If you’re interested, her plane is on display in the National Air and Space Museum in Virginia. If you can’t make it there, I hope you’ll at least read the book and tell her story to others as a way to honor this woman.

February Reading

The last couple of months have been an extremely productive reading time for me. Adventure season will be underway soon and reading time will be more scarce but for now I’m focusing on a few simple rules – always carry a book, turn off the tv, and choose reading over mindless activities.

It’s worked well so far although many were quite easy this month as my brain has been on overload. Here’s the February pile.

You don’t want to read a review of them all but I will point out a few even though I loved every single one.

Dear Photograph by Taylor Jones

This is a delightful book based around a simple concept. Hold up a photo from the past in the place where it was originally taken. Then write a sentence about what that photo means to you. It’s an easy read but thought provoking at times. It’s also fun to pull off the shelf when you just need something a little different.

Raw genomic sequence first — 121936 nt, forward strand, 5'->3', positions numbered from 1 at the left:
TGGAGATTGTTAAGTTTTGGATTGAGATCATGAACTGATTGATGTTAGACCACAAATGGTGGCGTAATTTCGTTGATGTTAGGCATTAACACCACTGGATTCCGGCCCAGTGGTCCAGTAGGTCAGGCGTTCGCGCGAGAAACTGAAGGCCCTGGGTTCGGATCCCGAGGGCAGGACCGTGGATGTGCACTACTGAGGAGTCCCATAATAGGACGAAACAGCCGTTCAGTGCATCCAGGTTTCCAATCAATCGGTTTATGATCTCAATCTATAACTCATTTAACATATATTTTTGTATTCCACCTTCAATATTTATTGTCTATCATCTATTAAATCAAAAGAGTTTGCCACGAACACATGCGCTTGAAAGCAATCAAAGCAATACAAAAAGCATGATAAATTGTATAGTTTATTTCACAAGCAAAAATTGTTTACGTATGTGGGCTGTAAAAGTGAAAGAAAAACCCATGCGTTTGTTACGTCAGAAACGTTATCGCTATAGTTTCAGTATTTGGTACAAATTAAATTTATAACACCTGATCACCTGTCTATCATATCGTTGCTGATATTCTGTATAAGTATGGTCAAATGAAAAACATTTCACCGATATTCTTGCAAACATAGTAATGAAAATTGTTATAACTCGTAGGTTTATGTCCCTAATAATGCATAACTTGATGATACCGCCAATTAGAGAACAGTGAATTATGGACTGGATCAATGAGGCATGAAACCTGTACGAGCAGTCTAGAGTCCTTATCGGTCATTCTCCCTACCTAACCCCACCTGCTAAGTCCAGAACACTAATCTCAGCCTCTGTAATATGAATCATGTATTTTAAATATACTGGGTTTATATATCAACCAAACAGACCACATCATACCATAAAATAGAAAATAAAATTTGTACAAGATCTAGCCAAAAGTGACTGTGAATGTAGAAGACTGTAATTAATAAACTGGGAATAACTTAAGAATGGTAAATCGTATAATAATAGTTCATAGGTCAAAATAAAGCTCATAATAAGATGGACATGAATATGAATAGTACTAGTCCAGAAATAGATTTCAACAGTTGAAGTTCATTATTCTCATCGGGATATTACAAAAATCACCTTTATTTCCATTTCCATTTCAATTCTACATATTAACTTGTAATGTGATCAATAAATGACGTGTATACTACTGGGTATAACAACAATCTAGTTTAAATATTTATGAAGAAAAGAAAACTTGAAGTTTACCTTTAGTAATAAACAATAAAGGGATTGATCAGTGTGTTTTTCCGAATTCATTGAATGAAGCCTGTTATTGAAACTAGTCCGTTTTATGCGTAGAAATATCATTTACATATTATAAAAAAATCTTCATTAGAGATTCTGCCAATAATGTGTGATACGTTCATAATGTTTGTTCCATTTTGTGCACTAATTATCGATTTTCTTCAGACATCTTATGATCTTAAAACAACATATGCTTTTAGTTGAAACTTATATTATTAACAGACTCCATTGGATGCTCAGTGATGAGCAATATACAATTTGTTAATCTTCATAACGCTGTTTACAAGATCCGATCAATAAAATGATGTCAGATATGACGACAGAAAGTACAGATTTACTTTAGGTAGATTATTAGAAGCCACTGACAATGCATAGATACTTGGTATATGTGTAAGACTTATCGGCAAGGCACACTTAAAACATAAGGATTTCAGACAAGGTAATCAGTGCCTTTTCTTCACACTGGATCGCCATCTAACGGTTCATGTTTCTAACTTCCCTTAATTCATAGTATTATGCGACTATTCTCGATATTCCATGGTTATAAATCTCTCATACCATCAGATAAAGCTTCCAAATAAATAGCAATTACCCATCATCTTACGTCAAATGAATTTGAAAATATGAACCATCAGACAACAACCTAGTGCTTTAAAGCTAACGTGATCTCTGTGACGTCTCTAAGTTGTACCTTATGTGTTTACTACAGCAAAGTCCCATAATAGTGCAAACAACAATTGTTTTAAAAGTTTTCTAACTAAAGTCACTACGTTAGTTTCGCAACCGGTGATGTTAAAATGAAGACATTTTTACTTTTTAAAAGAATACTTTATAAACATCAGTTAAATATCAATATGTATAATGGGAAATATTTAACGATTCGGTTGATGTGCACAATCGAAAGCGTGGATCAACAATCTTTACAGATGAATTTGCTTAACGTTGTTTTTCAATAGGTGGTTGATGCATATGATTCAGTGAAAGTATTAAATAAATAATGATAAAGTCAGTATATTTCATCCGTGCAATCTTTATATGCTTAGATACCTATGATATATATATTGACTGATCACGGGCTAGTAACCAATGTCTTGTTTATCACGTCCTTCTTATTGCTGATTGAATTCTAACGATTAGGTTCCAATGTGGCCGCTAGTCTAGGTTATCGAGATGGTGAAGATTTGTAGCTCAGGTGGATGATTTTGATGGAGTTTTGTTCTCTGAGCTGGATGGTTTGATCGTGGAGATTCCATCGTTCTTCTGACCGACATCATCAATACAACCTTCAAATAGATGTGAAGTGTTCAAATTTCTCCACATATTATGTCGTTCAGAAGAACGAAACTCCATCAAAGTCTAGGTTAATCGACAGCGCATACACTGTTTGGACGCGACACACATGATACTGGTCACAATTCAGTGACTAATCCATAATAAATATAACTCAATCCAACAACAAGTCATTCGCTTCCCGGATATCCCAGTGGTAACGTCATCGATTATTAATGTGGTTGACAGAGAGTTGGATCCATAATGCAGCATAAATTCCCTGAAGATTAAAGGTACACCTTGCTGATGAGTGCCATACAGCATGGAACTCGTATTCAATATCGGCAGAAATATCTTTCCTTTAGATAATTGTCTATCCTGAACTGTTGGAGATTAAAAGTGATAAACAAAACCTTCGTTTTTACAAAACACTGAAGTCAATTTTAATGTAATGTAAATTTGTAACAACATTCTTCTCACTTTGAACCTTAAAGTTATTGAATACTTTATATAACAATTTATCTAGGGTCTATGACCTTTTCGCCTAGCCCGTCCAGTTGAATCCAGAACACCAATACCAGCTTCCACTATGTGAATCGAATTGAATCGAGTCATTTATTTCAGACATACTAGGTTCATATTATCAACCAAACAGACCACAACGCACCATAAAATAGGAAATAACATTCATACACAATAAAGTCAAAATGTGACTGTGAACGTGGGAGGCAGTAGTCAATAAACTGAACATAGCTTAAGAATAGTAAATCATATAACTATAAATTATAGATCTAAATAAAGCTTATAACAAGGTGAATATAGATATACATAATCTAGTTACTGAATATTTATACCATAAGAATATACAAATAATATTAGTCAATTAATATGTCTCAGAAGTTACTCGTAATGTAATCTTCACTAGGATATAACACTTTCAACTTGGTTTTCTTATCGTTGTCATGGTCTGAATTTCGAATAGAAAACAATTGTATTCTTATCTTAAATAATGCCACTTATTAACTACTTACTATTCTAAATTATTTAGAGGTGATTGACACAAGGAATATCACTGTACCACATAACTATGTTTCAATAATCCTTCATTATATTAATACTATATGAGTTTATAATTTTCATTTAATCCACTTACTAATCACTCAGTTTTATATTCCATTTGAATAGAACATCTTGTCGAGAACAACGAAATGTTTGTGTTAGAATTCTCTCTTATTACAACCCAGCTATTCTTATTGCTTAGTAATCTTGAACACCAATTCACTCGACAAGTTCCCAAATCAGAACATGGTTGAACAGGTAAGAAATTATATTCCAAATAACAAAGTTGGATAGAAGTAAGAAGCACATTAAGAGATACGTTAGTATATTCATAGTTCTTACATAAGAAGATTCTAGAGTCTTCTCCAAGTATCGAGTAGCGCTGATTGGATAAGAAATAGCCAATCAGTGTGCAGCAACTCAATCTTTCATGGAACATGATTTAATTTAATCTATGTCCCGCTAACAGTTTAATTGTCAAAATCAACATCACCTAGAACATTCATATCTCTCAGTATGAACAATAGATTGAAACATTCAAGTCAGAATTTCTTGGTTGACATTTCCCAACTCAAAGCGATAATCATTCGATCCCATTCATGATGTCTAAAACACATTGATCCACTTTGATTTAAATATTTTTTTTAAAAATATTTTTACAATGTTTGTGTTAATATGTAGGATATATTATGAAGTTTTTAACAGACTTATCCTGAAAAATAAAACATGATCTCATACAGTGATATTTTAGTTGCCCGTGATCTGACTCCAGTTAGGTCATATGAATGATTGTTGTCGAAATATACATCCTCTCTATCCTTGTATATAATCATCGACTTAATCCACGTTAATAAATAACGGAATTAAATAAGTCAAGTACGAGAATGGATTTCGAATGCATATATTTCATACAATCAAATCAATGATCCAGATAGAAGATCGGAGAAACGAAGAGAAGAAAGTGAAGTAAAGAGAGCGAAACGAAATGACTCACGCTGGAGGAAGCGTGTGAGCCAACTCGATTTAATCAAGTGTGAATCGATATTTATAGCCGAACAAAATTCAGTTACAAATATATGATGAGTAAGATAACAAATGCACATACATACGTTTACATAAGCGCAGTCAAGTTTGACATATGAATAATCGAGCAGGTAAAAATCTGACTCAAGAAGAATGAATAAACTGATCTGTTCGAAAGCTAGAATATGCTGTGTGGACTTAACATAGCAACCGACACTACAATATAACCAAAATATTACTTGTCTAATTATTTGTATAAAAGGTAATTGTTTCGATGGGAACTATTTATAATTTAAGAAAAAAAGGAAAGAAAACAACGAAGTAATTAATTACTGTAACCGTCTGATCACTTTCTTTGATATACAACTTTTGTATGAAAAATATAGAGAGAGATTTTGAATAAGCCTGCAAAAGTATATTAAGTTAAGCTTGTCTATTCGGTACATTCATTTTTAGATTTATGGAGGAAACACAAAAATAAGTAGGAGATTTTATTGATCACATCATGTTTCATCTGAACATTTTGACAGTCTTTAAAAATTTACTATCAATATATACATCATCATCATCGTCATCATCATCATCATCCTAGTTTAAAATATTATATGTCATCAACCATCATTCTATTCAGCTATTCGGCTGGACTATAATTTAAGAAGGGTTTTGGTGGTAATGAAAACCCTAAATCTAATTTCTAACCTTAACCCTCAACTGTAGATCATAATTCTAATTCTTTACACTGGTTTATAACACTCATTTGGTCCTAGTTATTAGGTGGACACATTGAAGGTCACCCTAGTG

Hannah’s Suitcase by Karen Levine

This title was written for a young audience so it was an easy read but one of the most moving books I’ve read in a long time. It tells the story of how the director of a Holocaust museum in Japan tracked down the fate of a little girl who was sent to Auschwitz. The museum had received the girl’s suitcase which had her name printed on the side. That’s all the director had to work with – the girl’s name – to unravel the story of what happened to her and her family.

This is difficult subject matter but the story is told respectfully and I am grateful that I stumbled into this book.

Survivor’s Club by Michael Bornstein and Debbie Bornstein Holinstat

CBS This Morning featured a moving segment about the Holocaust last month. It talked about how this horrific event is being forgotten by younger generations and about the increase in people who believe that it didn’t happen at all.